Outbreak of the war
End of the war
“Vienna in the war”, print, 1917

Copyright: Schloß Schönbrunn Kultur-und Betriebsges.m.b.H./Fotograf: Alexander E. Koller


War Invalids – the First Victims of the War

In 1914 enthusiastic crowds of people at railway stations waved farewell to the volunteers who had cheerfully signed up for military service. Not very much later, trains arrived back at the same stations from the opposite direction, full of the war-injured being brought back from the front. During the war, the Austrian-Hungarian Army was to mobilise around 8 million soldiers. About 1.2 million of them died. How many came back wounded and ill from the war was still unknown years after the war. In 1922, probably around 143,000 war invalids were living in the new, small country of Austria. One of the central aspects of the war and post-war history is how these men were cared for, how they were re-integrated into the working world, the impact they made on public life, what they suffered, and why they organised themselves after the war into powerful associations.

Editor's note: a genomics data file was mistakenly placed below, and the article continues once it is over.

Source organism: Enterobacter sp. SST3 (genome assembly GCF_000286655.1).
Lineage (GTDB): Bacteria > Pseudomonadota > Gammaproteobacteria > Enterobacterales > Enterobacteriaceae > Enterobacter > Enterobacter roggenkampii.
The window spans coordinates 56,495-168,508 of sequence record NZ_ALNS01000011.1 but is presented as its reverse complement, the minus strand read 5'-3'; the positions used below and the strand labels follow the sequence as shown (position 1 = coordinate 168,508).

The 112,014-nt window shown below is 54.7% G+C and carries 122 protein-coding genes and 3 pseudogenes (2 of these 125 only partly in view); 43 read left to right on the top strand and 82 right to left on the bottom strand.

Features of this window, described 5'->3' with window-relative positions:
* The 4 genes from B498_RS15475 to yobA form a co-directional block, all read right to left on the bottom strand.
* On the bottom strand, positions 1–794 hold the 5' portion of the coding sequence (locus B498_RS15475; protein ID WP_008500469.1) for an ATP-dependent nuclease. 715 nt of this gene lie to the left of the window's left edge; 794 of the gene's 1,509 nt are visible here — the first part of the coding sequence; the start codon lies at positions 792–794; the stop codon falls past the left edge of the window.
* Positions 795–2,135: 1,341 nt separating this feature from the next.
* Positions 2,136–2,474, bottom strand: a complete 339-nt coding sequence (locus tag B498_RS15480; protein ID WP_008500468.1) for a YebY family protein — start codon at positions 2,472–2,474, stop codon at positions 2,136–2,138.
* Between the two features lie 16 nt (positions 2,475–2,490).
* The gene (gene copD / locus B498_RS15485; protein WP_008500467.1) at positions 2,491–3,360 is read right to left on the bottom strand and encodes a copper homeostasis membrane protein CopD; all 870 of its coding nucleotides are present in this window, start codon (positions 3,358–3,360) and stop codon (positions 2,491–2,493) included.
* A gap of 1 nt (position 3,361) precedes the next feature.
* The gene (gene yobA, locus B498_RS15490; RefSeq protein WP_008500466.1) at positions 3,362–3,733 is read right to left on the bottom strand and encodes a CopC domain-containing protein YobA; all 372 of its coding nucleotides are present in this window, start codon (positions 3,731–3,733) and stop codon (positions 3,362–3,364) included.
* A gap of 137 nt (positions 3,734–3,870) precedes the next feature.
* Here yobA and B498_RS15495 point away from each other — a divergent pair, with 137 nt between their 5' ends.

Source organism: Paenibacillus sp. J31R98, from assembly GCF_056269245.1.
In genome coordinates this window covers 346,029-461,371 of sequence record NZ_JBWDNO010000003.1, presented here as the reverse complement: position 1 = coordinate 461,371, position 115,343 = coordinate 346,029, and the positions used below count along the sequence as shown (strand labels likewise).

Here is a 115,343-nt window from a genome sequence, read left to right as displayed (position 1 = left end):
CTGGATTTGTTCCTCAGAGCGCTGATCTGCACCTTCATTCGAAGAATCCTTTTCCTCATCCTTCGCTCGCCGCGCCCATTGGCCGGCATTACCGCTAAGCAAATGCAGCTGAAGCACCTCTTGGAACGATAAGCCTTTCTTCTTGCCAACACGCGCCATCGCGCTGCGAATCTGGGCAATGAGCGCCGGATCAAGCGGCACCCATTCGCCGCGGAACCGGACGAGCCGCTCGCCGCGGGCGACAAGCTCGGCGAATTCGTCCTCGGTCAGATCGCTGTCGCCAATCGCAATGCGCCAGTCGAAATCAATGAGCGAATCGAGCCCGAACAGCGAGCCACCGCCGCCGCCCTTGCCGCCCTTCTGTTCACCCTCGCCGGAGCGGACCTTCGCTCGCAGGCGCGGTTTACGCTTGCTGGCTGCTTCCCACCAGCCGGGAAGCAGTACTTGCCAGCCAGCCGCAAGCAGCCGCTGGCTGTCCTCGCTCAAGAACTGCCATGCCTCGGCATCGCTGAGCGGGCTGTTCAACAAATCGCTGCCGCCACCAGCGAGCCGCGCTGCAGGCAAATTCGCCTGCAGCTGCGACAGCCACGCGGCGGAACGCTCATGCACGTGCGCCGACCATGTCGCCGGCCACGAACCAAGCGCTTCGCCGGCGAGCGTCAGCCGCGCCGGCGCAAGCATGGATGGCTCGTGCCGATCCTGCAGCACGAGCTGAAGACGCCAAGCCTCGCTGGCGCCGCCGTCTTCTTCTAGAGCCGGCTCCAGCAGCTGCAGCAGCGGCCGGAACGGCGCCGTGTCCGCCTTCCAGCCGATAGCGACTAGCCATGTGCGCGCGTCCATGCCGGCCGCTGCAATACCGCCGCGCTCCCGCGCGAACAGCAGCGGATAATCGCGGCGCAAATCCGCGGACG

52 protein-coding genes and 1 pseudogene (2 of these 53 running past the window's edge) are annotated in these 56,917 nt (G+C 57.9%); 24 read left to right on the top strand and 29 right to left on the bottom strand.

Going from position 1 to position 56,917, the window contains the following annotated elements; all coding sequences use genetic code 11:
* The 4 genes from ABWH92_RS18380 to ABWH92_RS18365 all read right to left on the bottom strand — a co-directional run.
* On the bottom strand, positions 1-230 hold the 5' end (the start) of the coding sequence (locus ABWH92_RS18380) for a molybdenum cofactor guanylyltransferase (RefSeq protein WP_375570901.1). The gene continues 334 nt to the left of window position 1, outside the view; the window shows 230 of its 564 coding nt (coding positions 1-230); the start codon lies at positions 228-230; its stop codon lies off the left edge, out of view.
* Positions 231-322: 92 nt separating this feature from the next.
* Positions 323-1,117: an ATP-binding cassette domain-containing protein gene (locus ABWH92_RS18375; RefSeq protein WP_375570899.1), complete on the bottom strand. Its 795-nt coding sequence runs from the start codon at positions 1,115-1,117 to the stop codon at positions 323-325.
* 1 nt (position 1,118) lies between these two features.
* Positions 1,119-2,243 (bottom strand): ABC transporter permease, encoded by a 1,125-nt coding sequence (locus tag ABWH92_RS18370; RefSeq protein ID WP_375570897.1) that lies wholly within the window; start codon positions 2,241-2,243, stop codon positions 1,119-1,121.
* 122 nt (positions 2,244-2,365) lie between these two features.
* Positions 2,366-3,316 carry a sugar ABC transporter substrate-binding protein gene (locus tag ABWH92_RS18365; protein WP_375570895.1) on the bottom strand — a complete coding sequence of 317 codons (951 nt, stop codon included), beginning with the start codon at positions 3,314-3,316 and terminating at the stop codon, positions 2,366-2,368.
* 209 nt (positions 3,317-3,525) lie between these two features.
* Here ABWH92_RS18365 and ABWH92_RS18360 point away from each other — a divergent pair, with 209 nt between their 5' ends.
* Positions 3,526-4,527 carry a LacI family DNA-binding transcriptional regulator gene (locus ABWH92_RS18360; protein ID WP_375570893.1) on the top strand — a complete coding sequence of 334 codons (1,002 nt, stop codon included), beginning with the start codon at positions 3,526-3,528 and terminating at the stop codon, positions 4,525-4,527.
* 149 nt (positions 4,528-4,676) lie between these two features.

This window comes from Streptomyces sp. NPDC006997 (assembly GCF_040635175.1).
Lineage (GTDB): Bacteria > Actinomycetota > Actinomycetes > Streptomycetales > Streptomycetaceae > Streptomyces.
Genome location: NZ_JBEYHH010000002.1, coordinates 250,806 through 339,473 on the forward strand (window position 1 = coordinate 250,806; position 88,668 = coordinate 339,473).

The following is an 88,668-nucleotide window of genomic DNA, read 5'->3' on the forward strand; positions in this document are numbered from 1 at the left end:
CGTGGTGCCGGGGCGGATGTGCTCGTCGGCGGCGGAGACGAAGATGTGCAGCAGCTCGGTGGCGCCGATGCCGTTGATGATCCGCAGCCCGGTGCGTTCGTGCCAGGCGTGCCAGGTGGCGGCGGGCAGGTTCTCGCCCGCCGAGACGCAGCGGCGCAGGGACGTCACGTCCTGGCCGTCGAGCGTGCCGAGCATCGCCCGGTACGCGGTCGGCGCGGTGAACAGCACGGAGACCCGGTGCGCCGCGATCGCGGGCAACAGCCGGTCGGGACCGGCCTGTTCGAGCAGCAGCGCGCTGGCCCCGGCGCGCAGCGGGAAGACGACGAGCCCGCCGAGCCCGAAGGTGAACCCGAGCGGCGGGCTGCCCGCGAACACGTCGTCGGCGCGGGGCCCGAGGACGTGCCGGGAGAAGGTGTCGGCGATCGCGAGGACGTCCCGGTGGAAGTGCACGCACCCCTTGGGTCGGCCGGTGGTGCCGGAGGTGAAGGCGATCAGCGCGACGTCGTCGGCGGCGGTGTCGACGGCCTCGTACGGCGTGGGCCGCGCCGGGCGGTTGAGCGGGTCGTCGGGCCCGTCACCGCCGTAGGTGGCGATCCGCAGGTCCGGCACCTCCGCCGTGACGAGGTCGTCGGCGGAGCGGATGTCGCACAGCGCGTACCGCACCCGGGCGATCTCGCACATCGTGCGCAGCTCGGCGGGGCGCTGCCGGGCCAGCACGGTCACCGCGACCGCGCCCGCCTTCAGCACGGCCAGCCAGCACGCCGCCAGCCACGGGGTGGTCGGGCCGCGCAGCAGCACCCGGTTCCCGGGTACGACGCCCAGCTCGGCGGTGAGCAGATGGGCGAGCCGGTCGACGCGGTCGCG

Translation: Abigail Prohaska